Modelled area of the potential habitat for seagrass beds within the regional assessment area (km2) in 2016

1,551

Percentage decline in the area of the potential habitat for seagrass beds within the regional assessment area (km2) up to 2016

2.0% (1.1 % historical – 2016 / 0. 9% 2010 – 2016)

Activities ranked by contribution to PPL (1st)

Aquaculture

Activities ranked by contribution to PPL (2nd)

Extraction – navigational dredging (capital and maintenance)

Activities ranked by contribution to PPL (3rd)

Extraction – sand and gravel (aggregates)

Activities ranked by contribution to PPL (4th)

Dredge and spoil disposal

Activities ranked by contribution to PPL (5th)

Coastal docks, ports and marinas

Modelled area of the potential habitat for horse mussel reefs within the regional assessment area (km2) at baseline conditions (un-impacted)

8,304

2.5

Area of PPL within the potential habitat for horse mussel reefs (km2)

39 (9 km2 historical – 2016 / 30km2 2010 – 2016)

Modelled area of the potential habitat for horse mussel reefs within the RAA (km2) in 2016

8,265

Percentage decline in the area of the potential habitat for horse mussel reefs within the regional assessment area (km2) up to 2016

0.5% (0.1 % historical – 2016 / 0.4% 2010 – 2016)

Activities ranked by contribution to PPL (1st)

Dredge and spoil disposal

Activities ranked by contribution to PPL (2nd)

Aquaculture

Activities ranked by contribution to PPL (3rd)

Submarine cable operations

Activities ranked by contribution to PPL (4th)

Cultural and heritage sites/structures (such as wrecks, sculptures, foundations)

Activities ranked by contribution to PPL (5th)

Coastal docks, ports and marinas

Conclusions

The target has not been met for either seagrass beds or horse mussel reefs in UK waters. The extent and distribution of each habitat is neither stable nor increasing. This assessment is based on estimates of the extent of potential physical loss to each habitat caused by human activities up to and including the period 2010 to 2016. Potential physical loss is likely to be underestimated because, due to the lack of data, not all relevant activities were included in the assessment.

Mathematical modelling was used to estimate the potential distribution and extent of suitable habitat for horse mussel reefs and seagrass beds. However, it is also important to note that the predicted suitable habitat areas represent ‘potential’ habitat, which will differ from the ‘realised’ (occupied). The model could be improved if further data from realised habitat is included in future assessments.

Further information

An ensemble of Generalised Additive Modelling and Random Forest modelling was used to estimate the distribution of the features of interest. Species distribution modelling was used to establish the extent and distribution of potential habitat supporting seagrass beds and horse mussel reefs due to a lack of data allowing mapping of habitat extent. The overall performance of both ensemble models was considered to be good and overall accuracy was high. However, is also important to remember that the predicted suitable habitat areas represent potential habitat, which will differ from the realised (occupied) habitat.

Species may not be present in the potential habitat at all times due either to biological factors (disease, competition, predation, or inaccessibility) or anthropogenic activities (presence of structures or activities generating pressures and ultimately impacting the seabed). It is well documented that biological factors have resulted in the decline of habitat extent in the past. For example, it is estimated that 90% of the seagrass beds were lost in the UK during the 1920 and 1930s outbreak of the seagrass wasting disease (Labyrinthula zosterae) (Muehlstein and others, 1991). Other biological factors may also be contributing to the continued decline of horse mussel reefs in the UK (Strong and others, 2016). As such, the distributions produced are likely to over-estimate the realised habitat for these features. This may, in turn, bias the final potential physical loss values.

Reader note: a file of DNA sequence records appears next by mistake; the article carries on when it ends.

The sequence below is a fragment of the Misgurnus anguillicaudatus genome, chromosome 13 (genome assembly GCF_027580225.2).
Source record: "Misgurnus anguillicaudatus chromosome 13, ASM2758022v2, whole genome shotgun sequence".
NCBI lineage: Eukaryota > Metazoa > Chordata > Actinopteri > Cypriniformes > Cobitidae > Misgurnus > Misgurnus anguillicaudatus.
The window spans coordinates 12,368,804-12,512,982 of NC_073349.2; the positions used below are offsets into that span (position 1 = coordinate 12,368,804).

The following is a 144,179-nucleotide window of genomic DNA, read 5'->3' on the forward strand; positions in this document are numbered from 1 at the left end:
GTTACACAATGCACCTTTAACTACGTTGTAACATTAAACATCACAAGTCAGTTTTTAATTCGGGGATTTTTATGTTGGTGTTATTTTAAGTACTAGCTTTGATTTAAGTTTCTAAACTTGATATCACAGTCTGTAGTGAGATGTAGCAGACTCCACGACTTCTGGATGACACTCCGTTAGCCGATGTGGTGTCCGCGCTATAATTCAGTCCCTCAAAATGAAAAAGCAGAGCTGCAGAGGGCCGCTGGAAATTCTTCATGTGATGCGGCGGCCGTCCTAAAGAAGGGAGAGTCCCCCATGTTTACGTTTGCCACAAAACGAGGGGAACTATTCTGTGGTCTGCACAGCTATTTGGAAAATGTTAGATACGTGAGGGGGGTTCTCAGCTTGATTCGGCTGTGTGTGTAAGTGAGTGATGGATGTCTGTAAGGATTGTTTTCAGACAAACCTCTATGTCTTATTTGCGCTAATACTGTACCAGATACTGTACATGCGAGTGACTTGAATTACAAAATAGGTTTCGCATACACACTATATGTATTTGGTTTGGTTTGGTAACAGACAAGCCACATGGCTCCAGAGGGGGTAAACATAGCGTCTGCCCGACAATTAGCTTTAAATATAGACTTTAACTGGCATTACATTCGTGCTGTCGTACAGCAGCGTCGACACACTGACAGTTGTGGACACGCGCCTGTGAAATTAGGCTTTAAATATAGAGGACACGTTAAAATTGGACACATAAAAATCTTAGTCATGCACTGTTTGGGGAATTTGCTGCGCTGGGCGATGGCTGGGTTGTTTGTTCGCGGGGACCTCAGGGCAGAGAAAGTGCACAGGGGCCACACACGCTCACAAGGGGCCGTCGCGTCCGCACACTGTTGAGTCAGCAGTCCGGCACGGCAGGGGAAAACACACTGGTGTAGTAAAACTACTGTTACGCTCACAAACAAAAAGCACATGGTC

The extrapolated values indicate that the potential habitat supporting seagrass (Zostera marina) has declined by 2%. The decline of potential habitat for horse mussel was 0.5%. However, in terms of absolute area, the potential physical loss value was greater within horse mussel habitat. It is important to stress that it was not always possible to restrict activity data to the 2010 to 2016 assessment period. The inclusion of historical activity means that the potential physical loss calculated for the habitats will include loss predating 2010, which will subsequently over-estimate the total potential physical loss values within the time frame of this assessment (2010 to 2016).

Of the 13 activity classes relevant for seagrass (Zostera marina), aquaculture, navigational dredging, dredge and spoil disposal, and coastal development were the main sources of potential physical loss. At the regional level, Orth and others (2006) state that the environmental effects of excess nutrients or sediments are the most common and significant causes of seagrass decline, and result in small to very large areas of seagrass being lost. At the local scale, Orth and others (2006) suggest that dredging, hydrological change, eutrophication, and sediment deposition are the most important activities driving loss for temperate subtidal seagrass. The identification of dredging and sediment deposition concurs with results from the stratified extrapolation framework, which clearly identified nutrient-enriching activities such as aquaculture and dredging-related activities to be the greatest contributor to potential physical loss for seagrass.